I couldn't contain my desire to run the rapids in Bledsoe Creek after that five-inches-in-one-night rainfall. I just knew that conditions would be perfect for the adventure which, in all reality, could only happen perhaps once a year. This is because there is so much fall (downward slant of the land) that a lot of water flow is needed to float your canoe. Plus, there is the fact that the temperature has to be such that if you get wet (almost a guarantee) it won't be life-threatening. Can you say hypothermia?
Linda and I drove the Mt. Juliet and Gallatin countryside looking for hail and wind damage the next day after the big storm. We did see a few limbs down and standing water in the fields, but in Gallatin, when we crossed the Bledsoe Creek Bridge on Highway 25 where there should be still water, there was a torrent of muddy flow coming under the highway. About five miles upstream, we encountered the main creek body and saw evidence of water washing into the fields on both sides of the road. By this time, the water had receded back into the confines of the creek banks but was still high and quite muddy. I knew that by the next day (which happened to be my day off) the water flow would be ideal for the whitewater trip. There are many factors which have to come together to make this kind of trip happen.
I was crestfallen when Linda said that there was no way that she would run the river with me the next day, citing the dangers involved with the flooding stream. So I placated myself with a less-than-dangerous birdwatching journey on the plateau.
Then, that night, we had another rain episode which would mean the creek would keep its high water flow for possibly another day, and I jumped at the chance by asking my son, now also off-call, to go with me and possibly bring along the grandchildren.
Another miracle transpired - he didn't have anything already planned for the day, and the two boys would be out of school. So we loaded up the canoe, two kayaks and a bicycle for a short drive to the Castalian Springs area. Putting the bike out at the take-out ramp next to the bridge, I regretted not having brought along a fishing pole to give them something to do while I would be biking back to the car on Greenway Road about five miles away.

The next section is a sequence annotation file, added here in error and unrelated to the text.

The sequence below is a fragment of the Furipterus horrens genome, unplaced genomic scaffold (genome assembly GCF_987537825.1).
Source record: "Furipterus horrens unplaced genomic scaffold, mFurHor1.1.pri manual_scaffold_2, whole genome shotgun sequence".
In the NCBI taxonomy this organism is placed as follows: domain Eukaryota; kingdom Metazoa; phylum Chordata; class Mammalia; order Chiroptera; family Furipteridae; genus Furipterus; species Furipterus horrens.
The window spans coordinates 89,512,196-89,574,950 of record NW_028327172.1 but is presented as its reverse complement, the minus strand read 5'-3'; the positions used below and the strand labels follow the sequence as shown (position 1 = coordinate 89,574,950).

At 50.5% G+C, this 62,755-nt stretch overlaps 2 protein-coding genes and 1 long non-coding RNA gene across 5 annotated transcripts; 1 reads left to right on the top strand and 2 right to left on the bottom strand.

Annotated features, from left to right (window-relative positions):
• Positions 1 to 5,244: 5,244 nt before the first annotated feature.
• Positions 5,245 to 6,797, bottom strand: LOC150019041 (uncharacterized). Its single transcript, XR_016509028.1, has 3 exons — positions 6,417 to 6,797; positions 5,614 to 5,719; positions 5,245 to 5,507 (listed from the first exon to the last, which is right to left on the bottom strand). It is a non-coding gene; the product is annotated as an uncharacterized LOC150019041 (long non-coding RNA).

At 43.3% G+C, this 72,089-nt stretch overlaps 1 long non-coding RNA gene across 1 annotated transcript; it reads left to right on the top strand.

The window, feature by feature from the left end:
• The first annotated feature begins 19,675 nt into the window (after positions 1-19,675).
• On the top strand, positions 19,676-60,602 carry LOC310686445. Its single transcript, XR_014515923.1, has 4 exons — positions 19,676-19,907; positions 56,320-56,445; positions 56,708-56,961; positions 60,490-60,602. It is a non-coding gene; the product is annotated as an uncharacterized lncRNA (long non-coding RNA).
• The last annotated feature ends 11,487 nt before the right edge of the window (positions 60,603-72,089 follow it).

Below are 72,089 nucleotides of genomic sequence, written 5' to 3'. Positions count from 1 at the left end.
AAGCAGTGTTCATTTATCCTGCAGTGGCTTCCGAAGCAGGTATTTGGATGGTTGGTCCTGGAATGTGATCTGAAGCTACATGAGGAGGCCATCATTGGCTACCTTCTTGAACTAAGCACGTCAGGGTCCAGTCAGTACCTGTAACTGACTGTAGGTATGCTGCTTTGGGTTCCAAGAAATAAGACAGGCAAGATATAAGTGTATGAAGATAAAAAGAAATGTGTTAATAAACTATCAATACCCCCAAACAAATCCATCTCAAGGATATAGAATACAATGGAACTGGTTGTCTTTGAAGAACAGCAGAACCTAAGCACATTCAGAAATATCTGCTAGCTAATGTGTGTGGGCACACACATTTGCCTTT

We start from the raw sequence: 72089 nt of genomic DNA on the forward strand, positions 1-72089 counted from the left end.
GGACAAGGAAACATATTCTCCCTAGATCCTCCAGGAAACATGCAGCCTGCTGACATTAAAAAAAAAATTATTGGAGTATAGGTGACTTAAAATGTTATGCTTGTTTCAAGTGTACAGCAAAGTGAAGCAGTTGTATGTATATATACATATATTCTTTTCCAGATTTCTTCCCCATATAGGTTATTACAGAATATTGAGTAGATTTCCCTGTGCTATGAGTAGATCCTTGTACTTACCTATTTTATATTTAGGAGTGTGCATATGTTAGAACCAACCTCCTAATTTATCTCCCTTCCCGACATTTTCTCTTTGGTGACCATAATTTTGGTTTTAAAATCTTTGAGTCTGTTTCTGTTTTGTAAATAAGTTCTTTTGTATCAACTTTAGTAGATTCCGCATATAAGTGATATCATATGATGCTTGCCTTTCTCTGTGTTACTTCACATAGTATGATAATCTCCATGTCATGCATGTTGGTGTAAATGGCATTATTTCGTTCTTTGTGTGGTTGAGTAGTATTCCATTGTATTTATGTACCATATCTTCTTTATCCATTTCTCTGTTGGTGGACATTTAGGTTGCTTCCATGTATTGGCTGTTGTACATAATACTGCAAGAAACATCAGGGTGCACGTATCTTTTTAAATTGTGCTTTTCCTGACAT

We found an easy put-in spot and didn't even have to walk through the weeds because the high water flow the day before had pushed them down. Once on the water, my anxieties settled back to the challenge at hand of avoiding the downfallen creek-side trees that tried to trap you in the current flow. We passed bend after bend, most with some class one whitewater and obstacles to avoid. Bill and Noah were doing better in the canoe than I had done with my grandson on a previous float. I couldn't keep his attention on the water since, like me, he wanted to chase turtles and bugs. James and I saw a bald eagle but could not make the others hear us as we tried to alert over the noise of the roaring rapids. Other birds we saw were common ones like cliff swallows and a family of Canadian geese. This time, the two adult birds didn't attack the boaters as they paddled close to the hatchlings.
I knew ahead there was a stretch of class three rapids that had tipped me over on a run with Bobby Capers a few years ago. When I heard the churning water noise, I braced myself for a challenging paddle. Going back and forth from side to side, I picked the best water flow and motioned for the rest to follow. A three-foot waterfall splashed me on both sides, then I straightened out to see another one with a boulder funneling the flow across my path. Turning with the current, I straightened out just in time to get the nose downstream for the fall to the next level. A few more bumps, and I was in flat water. Looking back I saw James, the 14-year-old, following in my path and was surprised to see that he was still upright. Then Bill and Noah came in the canoe, which was reticent to make the tight turn at the side stream boulder, and they hit it broadside. Just before the canoe, now filled with water, could wrap around the rock, they bailed out and floated the rest of the churning water in the classic feet-up, bottom-down position (as I had done on my previous trip).
I was able to collect a paddle and help dump the water out of the canoe before organizing the group for the remainder of the downstream travel where we would encounter several other rapids but none as demanding as this one. To my delight, the water didn't seem at all that cold, and the sun was out in full force to dry us off. In three hours, we got to the boat ramp, and Noah had managed to catch a turtle, and James had forgotten about his video games - at least for a little while.